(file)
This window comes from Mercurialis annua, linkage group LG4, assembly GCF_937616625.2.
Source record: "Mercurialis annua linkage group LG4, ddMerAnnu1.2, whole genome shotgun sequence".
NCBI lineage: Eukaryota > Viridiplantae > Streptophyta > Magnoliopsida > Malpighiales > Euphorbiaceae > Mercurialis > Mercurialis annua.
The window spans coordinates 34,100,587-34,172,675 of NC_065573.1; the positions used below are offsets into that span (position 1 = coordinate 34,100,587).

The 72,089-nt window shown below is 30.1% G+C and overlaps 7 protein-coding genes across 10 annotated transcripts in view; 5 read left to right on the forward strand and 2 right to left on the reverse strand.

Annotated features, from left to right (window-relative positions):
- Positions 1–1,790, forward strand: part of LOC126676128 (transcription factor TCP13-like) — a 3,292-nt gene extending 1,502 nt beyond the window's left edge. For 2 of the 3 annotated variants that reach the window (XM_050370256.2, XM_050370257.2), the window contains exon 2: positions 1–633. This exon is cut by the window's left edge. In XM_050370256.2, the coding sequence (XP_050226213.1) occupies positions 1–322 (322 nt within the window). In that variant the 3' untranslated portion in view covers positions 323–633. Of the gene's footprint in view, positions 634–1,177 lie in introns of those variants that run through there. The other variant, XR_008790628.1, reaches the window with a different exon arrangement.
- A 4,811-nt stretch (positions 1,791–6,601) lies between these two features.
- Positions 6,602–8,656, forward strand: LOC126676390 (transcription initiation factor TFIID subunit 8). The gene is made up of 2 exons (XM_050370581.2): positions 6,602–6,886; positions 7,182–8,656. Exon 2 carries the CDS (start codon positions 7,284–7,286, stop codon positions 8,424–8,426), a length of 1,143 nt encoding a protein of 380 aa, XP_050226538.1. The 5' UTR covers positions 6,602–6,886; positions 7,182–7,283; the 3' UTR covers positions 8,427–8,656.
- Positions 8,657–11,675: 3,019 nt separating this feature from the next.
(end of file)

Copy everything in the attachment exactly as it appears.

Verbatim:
This window comes from Mercurialis annua, linkage group LG4, assembly GCF_937616625.2.
Source record: "Mercurialis annua linkage group LG4, ddMerAnnu1.2, whole genome shotgun sequence".
NCBI lineage: Eukaryota > Viridiplantae > Streptophyta > Magnoliopsida > Malpighiales > Euphorbiaceae > Mercurialis > Mercurialis annua.
The window spans coordinates 34,100,587-34,172,675 of NC_065573.1; the positions used below are offsets into that span (position 1 = coordinate 34,100,587).

The 72,089-nt window shown below is 30.1% G+C and overlaps 7 protein-coding genes across 10 annotated transcripts in view; 5 read left to right on the forward strand and 2 right to left on the reverse strand.

Annotated features, from left to right (window-relative positions):
- Positions 1–1,790, forward strand: part of LOC126676128 (transcription factor TCP13-like) — a 3,292-nt gene extending 1,502 nt beyond the window's left edge. For 2 of the 3 annotated variants that reach the window (XM_050370256.2, XM_050370257.2), the window contains exon 2: positions 1–633. This exon is cut by the window's left edge. In XM_050370256.2, the coding sequence (XP_050226213.1) occupies positions 1–322 (322 nt within the window). In that variant the 3' untranslated portion in view covers positions 323–633. Of the gene's footprint in view, positions 634–1,177 lie in introns of those variants that run through there. The other variant, XR_008790628.1, reaches the window with a different exon arrangement.
- A 4,811-nt stretch (positions 1,791–6,601) lies between these two features.
- Positions 6,602–8,656, forward strand: LOC126676390 (transcription initiation factor TFIID subunit 8). The gene is made up of 2 exons (XM_050370581.2): positions 6,602–6,886; positions 7,182–8,656. Exon 2 carries the CDS (start codon positions 7,284–7,286, stop codon positions 8,424–8,426), a length of 1,143 nt encoding a protein of 380 aa, XP_050226538.1. The 5' UTR covers positions 6,602–6,886; positions 7,182–7,283; the 3' UTR covers positions 8,427–8,656.
- Positions 8,657–11,675: 3,019 nt separating this feature from the next.